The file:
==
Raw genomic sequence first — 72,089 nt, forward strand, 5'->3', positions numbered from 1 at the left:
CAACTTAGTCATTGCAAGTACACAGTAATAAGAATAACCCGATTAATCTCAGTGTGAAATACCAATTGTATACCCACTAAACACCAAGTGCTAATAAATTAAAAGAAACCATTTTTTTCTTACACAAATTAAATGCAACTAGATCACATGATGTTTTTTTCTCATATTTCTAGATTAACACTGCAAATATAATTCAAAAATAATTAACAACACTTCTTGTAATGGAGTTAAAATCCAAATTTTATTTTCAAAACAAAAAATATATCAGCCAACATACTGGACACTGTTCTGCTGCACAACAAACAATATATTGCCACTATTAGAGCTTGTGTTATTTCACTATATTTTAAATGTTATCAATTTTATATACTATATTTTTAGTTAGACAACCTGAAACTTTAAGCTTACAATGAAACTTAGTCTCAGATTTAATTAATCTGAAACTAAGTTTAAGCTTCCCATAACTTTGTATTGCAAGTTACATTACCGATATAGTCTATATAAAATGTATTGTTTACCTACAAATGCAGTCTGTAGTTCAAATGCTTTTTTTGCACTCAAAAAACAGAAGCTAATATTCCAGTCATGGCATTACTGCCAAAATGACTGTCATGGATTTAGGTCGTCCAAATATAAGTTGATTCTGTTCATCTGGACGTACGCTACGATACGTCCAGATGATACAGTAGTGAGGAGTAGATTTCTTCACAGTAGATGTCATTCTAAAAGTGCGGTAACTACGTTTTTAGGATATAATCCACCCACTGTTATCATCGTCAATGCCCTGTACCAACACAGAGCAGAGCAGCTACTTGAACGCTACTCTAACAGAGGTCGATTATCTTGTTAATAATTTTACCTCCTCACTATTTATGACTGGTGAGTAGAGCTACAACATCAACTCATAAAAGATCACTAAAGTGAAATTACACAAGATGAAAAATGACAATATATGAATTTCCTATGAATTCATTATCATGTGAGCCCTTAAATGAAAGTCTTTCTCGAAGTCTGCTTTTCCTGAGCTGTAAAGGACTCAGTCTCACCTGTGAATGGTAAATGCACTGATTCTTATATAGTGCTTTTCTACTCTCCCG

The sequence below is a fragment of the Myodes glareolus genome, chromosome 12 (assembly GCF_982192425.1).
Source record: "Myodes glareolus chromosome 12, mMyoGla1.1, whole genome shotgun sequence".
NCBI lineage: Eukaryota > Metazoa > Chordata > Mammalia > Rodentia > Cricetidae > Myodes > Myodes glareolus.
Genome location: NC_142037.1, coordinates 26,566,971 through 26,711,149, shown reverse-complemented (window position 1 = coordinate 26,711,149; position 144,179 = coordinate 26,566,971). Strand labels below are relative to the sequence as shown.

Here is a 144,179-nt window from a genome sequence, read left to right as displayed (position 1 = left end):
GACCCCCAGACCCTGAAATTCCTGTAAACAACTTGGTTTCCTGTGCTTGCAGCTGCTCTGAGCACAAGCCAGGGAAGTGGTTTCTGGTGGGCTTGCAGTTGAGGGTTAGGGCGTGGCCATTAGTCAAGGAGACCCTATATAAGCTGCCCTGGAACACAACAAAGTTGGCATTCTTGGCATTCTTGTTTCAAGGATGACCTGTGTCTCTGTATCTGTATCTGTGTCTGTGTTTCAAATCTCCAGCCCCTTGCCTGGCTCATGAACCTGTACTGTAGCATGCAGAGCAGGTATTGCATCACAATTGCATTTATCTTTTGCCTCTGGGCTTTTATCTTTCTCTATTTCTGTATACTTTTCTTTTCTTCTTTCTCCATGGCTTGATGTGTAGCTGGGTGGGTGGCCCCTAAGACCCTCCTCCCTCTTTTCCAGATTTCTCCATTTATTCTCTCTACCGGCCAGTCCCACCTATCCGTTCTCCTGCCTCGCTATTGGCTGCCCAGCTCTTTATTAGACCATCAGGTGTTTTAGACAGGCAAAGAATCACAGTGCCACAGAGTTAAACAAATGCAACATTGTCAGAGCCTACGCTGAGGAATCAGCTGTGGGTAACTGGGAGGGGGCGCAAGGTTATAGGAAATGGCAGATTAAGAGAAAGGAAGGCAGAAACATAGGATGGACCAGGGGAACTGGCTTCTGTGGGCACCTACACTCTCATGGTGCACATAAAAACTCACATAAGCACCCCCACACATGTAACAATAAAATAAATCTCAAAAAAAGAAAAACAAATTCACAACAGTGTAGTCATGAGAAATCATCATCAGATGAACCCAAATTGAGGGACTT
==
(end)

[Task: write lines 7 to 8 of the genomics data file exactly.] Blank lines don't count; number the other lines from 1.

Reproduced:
Here is a 144,179-nt window from a genome sequence, read left to right as displayed (position 1 = left end):
GACCCCCAGACCCTGAAATTCCTGTAAACAACTTGGTTTCCTGTGCTTGCAGCTGCTCTGAGCACAAGCCAGGGAAGTGGTTTCTGGTGGGCTTGCAGTTGAGGGTTAGGGCGTGGCCATTAGTCAAGGAGACCCTATATAAGCTGCCCTGGAACACAACAAAGTTGGCATTCTTGGCATTCTTGTTTCAAGGATGACCTGTGTCTCTGTATCTGTATCTGTGTCTGTGTTTCAAATCTCCAGCCCCTTGCCTGGCTCATGAACCTGTACTGTAGCATGCAGAGCAGGTATTGCATCACAATTGCATTTATCTTTTGCCTCTGGGCTTTTATCTTTCTCTATTTCTGTATACTTTTCTTTTCTTCTTTCTCCATGGCTTGATGTGTAGCTGGGTGGGTGGCCCCTAAGACCCTCCTCCCTCTTTTCCAGATTTCTCCATTTATTCTCTCTACCGGCCAGTCCCACCTATCCGTTCTCCTGCCTCGCTATTGGCTGCCCAGCTCTTTATTAGACCATCAGGTGTTTTAGACAGGCAAAGAATCACAGTGCCACAGAGTTAAACAAATGCAACATTGTCAGAGCCTACGCTGAGGAATCAGCTGTGGGTAACTGGGAGGGGGCGCAAGGTTATAGGAAATGGCAGATTAAGAGAAAGGAAGGCAGAAACATAGGATGGACCAGGGGAACTGGCTTCTGTGGGCACCTACACTCTCATGGTGCACATAAAAACTCACATAAGCACCCCCACACATGTAACAATAAAATAAATCTCAAAAAAAGAAAAACAAATTCACAACAGTGTAGTCATGAGAAATCATCATCAGATGAACCCAAATTGAGGGACTT